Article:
Serendipity! I was photographing this water lily at Kenilworth Aquatic Gardens early this morning and was silently praying that any one of the myriad dragonflies buzzing about would land and pose for me. And it was so. Michael was talking with a woman by the water lily ponds near the park entrance and she mentioned that she and her husband visit the gardens often, most recently accompanying a photographer friend who had just gotten a new long and pricey lens. She said that he set up his tripod with his camera, attached the long lens to it, then turned his back. (You can see where this is headed, can’t you?). Off went the whole contraption into the shallow water lily pond—lens, camera and tripod! He immediately insisted everything was okay with the camera and lens. (I can just imagine I would say the same thing—not so much to calm my nervous friends, but more to keep from breaking down right there and sobbing!) Um, yeah…let’s hope he was right—-but I’m just not sure digital equipment can survive a dunk in a pond without needing some kind of intervention afterward.

© Cindy Dyer. All rights reserved.





Your guess is as good as mine!

26 06 2010

It looks like a Gaura plant, but I’m just not sure, and the plant wasn’t labeled at Green Spring Gardens this morning. Any one venture to guess? Patty? The sprigs tend to lean downward, like a waterfall.

© Cindy Dyer. All rights reserved.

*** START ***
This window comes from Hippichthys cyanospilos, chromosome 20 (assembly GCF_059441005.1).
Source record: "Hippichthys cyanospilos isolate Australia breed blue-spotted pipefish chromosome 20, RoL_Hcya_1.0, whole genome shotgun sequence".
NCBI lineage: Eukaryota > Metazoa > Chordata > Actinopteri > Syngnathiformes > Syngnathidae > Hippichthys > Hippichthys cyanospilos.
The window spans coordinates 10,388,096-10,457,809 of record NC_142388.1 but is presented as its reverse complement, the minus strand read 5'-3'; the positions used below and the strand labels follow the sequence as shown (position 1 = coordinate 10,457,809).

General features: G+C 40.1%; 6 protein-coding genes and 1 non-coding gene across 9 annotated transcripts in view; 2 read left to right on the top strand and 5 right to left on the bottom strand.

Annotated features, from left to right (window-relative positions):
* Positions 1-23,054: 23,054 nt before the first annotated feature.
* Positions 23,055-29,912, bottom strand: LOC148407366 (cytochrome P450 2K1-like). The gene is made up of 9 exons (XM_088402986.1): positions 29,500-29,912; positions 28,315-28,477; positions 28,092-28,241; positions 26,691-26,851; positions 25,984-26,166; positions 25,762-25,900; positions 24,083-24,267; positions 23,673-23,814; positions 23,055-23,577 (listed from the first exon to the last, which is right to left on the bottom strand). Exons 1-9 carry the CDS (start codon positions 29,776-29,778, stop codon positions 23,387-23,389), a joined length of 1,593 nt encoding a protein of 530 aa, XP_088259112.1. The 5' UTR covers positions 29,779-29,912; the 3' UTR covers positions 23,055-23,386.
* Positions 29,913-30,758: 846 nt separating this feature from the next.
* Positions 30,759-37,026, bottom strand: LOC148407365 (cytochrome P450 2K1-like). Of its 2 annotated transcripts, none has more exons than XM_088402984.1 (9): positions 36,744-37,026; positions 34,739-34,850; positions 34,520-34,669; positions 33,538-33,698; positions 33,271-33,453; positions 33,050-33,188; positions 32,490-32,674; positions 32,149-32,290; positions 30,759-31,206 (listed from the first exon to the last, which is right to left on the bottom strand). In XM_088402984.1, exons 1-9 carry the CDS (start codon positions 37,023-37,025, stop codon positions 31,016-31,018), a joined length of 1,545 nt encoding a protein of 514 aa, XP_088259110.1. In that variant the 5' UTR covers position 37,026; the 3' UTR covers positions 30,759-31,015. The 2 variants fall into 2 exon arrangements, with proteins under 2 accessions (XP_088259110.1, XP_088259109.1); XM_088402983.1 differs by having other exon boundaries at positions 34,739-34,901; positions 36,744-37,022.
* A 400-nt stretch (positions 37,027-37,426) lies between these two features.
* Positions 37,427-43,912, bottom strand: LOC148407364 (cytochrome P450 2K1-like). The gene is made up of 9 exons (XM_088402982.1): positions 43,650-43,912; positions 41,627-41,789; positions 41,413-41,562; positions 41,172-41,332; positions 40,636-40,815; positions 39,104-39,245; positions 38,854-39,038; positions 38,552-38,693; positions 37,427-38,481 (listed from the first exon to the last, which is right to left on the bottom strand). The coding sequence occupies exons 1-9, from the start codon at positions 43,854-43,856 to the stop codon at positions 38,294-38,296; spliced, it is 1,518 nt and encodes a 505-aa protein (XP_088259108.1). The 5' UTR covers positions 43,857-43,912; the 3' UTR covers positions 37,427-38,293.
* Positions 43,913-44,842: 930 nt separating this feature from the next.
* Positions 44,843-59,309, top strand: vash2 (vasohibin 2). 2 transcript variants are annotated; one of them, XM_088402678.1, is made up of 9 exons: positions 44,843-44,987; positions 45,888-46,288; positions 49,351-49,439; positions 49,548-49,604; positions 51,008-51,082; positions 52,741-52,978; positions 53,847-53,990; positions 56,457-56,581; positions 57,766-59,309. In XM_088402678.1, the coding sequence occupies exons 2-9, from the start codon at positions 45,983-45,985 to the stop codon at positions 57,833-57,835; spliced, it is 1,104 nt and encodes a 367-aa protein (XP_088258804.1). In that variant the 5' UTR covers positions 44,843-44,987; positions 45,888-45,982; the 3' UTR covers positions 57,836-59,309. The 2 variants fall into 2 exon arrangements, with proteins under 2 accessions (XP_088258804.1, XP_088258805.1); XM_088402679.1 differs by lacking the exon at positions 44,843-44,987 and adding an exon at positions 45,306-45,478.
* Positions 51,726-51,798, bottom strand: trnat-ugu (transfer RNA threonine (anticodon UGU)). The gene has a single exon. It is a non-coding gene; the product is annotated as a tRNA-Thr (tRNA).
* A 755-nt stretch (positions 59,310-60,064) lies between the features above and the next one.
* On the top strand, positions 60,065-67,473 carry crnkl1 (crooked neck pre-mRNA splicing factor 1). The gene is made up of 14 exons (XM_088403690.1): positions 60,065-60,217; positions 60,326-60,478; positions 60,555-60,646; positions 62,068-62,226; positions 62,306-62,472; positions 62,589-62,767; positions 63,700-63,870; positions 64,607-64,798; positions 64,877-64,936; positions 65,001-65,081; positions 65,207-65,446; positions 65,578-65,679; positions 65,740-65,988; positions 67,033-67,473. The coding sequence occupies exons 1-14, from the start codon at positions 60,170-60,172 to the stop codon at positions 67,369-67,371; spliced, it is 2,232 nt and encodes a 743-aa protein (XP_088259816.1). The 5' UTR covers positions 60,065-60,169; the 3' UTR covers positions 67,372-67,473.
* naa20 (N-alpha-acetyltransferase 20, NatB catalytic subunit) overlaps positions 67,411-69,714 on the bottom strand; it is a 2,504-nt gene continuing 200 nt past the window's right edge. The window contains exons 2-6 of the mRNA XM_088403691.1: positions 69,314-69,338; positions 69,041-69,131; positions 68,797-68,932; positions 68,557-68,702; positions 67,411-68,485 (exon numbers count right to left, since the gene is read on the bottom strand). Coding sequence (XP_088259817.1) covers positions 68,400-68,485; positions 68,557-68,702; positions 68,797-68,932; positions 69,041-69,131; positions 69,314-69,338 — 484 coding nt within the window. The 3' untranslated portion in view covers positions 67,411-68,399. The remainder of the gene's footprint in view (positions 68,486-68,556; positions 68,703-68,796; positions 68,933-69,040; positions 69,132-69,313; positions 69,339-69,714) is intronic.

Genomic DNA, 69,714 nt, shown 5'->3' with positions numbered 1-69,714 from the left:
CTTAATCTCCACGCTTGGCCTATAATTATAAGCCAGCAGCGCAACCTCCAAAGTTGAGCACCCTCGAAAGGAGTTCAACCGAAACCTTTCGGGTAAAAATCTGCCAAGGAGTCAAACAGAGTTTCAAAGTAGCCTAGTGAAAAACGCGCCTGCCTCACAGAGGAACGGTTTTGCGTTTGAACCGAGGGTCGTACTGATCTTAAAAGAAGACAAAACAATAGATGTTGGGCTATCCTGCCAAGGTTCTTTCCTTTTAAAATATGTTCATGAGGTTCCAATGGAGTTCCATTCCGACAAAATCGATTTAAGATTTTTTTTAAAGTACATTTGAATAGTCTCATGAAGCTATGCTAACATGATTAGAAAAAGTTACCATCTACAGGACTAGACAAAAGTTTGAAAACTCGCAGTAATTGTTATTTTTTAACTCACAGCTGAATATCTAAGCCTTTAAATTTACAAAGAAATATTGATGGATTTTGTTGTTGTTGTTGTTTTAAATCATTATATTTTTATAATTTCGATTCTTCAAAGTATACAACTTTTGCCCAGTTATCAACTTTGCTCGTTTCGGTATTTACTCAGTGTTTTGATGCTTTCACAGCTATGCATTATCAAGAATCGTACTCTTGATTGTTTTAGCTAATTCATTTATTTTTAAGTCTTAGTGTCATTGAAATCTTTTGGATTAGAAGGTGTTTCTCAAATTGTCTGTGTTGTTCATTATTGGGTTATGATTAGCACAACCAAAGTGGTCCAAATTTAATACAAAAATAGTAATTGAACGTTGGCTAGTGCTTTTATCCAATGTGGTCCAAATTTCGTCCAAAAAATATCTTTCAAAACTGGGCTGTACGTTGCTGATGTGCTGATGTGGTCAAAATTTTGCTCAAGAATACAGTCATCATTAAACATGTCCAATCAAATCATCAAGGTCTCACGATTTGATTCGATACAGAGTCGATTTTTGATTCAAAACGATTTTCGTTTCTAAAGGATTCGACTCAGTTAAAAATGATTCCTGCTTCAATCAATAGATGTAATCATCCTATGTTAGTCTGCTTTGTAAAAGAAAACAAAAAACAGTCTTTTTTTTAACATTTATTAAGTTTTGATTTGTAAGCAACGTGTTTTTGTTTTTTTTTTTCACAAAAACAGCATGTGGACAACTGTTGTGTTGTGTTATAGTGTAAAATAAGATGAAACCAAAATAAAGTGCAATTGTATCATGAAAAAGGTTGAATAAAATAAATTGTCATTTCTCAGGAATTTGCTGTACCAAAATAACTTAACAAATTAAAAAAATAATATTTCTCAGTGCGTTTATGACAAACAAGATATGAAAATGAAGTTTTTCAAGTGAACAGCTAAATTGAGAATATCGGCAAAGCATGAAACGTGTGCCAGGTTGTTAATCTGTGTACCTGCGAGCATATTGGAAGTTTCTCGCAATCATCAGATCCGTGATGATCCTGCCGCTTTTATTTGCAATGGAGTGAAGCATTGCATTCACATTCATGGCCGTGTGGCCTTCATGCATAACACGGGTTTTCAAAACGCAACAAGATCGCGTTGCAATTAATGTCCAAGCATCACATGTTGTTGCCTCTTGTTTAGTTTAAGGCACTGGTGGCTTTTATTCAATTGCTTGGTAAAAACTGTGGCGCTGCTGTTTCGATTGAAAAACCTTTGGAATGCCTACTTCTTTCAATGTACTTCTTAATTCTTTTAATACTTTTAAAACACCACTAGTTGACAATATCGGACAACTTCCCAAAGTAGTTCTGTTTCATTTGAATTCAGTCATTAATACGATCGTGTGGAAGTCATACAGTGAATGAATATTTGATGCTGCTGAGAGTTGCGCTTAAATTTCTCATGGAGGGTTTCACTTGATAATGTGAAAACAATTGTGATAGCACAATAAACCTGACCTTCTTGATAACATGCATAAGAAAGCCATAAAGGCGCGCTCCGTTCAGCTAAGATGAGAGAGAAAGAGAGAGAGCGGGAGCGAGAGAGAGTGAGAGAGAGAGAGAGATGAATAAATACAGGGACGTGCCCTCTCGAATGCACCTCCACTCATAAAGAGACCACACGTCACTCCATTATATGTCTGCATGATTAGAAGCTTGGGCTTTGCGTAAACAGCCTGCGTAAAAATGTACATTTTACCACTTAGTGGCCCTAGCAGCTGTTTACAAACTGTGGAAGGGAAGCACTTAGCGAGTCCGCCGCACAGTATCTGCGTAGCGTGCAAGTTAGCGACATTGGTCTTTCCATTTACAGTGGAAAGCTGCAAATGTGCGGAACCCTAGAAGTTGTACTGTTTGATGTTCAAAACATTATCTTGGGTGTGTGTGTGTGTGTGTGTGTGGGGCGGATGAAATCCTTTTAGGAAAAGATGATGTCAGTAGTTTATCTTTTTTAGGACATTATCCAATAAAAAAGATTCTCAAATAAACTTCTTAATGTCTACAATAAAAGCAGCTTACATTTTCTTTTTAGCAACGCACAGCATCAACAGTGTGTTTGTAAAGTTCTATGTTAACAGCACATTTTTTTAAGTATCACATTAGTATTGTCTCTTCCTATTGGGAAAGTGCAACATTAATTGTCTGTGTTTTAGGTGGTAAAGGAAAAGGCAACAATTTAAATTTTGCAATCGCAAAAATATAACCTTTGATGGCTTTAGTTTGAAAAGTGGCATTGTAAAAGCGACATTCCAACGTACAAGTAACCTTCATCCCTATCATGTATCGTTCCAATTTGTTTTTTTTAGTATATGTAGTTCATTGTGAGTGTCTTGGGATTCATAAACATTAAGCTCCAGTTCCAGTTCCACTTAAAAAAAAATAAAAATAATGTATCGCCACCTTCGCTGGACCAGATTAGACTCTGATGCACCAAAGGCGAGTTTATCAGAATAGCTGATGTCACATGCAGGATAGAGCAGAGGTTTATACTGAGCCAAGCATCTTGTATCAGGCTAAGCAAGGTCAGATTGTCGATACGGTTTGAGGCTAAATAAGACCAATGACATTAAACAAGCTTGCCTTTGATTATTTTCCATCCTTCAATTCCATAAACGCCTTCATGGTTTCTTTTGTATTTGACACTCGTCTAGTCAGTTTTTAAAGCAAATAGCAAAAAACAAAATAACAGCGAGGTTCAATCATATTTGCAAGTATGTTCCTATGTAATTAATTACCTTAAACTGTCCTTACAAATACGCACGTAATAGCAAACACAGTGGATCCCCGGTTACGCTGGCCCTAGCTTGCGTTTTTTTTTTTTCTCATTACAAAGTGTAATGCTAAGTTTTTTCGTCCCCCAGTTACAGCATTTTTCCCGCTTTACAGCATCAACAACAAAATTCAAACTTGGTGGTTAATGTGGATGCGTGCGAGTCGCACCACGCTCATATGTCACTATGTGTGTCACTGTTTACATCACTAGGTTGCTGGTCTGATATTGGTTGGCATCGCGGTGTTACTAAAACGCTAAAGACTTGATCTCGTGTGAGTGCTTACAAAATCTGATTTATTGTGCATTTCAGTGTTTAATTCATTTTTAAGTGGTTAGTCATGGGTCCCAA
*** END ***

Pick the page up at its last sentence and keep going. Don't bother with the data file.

‘Zowie’ Zinnia and Giant Alliums

25 06 2010

‘Zowie’ Zinnia with alliums in the background—-I just learned from an employee that the gardeners at Green Spring Gardens spray paint the giant alliums blue after they have flowered. I should have noticed that but didn’t until now—duh. Pretty creative!

Thanks to Patty, the name is now correct. I actually called Green Spring Gardens and when they got back to me later, I was told it was the ‘Arizona Sun’ Gaillardia. I know I described it in detail so there would be no confusion. Thanks, Patty, for getting it right!

© Cindy Dyer. All rights reserved.





Papaver Somniferum (Opium Poppy)

25 06 2010

© Cindy Dyer. All rights reserved.





Agapanthus bud opening

25 06 2010

I think this is an Agapanthus africanus bud. Common names include Lily-of-the-Nile and African Lily (although it is not in the Lily family). This herbaceous perennial plant, native to South Africa, is planted in well-drained soil in the spring. It prefers full sun and blooms in the summer. The orange blobs in the background are beautiful orange daylilies!